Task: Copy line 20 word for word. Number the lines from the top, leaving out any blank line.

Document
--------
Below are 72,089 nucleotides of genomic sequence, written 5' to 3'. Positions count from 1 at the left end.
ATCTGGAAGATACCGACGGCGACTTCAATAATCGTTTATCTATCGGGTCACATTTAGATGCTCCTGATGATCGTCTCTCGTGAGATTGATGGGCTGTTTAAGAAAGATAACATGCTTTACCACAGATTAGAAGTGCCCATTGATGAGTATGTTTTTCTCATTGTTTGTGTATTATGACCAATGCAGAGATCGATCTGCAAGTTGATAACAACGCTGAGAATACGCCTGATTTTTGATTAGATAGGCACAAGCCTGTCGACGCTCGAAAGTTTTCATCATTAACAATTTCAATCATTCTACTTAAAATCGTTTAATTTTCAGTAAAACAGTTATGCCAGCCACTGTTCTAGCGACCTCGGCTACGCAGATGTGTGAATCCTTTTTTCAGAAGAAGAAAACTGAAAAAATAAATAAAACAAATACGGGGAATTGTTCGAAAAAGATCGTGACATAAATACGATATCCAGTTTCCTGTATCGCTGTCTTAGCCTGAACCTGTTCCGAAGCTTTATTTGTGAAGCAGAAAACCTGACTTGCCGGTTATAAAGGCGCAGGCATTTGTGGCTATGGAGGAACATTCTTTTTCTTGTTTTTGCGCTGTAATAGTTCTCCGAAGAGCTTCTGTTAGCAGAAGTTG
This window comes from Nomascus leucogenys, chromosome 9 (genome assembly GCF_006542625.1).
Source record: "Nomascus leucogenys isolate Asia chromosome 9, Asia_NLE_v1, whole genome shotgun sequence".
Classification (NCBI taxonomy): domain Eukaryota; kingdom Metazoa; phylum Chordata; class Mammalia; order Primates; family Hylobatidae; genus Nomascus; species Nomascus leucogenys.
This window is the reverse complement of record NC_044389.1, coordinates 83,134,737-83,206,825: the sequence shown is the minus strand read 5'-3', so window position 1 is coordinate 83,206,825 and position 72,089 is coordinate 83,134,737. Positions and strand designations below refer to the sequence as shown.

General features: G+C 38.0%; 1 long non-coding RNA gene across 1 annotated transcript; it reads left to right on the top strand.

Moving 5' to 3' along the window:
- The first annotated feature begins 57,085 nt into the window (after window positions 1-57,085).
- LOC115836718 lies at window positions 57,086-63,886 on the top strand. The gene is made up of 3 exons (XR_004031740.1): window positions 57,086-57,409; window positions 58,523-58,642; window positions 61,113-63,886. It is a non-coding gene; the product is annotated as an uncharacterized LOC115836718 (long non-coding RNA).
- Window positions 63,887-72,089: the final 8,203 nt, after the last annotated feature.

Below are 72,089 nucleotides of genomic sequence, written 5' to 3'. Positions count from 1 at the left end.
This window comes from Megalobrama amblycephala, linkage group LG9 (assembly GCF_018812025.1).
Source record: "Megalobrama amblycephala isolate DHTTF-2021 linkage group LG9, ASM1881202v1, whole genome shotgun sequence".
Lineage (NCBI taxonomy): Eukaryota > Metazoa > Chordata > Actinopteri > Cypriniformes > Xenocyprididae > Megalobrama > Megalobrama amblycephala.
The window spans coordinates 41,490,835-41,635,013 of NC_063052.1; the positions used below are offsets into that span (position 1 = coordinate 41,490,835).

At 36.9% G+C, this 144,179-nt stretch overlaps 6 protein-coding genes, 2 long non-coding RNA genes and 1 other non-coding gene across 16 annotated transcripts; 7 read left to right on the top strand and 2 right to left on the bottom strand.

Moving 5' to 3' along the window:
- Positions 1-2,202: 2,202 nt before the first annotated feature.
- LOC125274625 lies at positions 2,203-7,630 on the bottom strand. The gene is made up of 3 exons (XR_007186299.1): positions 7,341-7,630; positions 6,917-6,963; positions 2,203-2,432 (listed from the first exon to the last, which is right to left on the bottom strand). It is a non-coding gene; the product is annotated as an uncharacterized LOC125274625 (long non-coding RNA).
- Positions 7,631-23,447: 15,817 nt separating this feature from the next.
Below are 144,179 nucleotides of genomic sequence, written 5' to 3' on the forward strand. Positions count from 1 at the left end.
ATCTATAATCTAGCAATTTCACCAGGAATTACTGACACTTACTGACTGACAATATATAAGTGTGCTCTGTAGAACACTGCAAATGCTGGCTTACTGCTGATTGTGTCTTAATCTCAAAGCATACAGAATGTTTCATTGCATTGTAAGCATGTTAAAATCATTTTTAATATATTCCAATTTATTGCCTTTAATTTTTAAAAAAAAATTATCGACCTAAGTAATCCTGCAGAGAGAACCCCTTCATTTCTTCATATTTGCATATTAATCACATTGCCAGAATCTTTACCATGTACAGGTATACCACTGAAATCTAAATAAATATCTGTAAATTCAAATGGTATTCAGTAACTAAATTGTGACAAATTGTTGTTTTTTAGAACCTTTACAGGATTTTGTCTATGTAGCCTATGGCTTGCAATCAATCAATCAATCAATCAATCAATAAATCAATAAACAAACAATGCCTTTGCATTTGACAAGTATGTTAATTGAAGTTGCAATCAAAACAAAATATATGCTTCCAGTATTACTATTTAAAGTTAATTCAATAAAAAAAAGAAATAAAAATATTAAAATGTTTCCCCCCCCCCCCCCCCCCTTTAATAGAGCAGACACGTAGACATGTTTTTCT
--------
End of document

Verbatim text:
- LOC125274625 lies at positions 2,203-7,630 on the bottom strand. The gene is made up of 3 exons (XR_007186299.1): positions 7,341-7,630; positions 6,917-6,963; positions 2,203-2,432 (listed from the first exon to the last, which is right to left on the bottom strand). It is a non-coding gene; the product is annotated as an uncharacterized LOC125274625 (long non-coding RNA).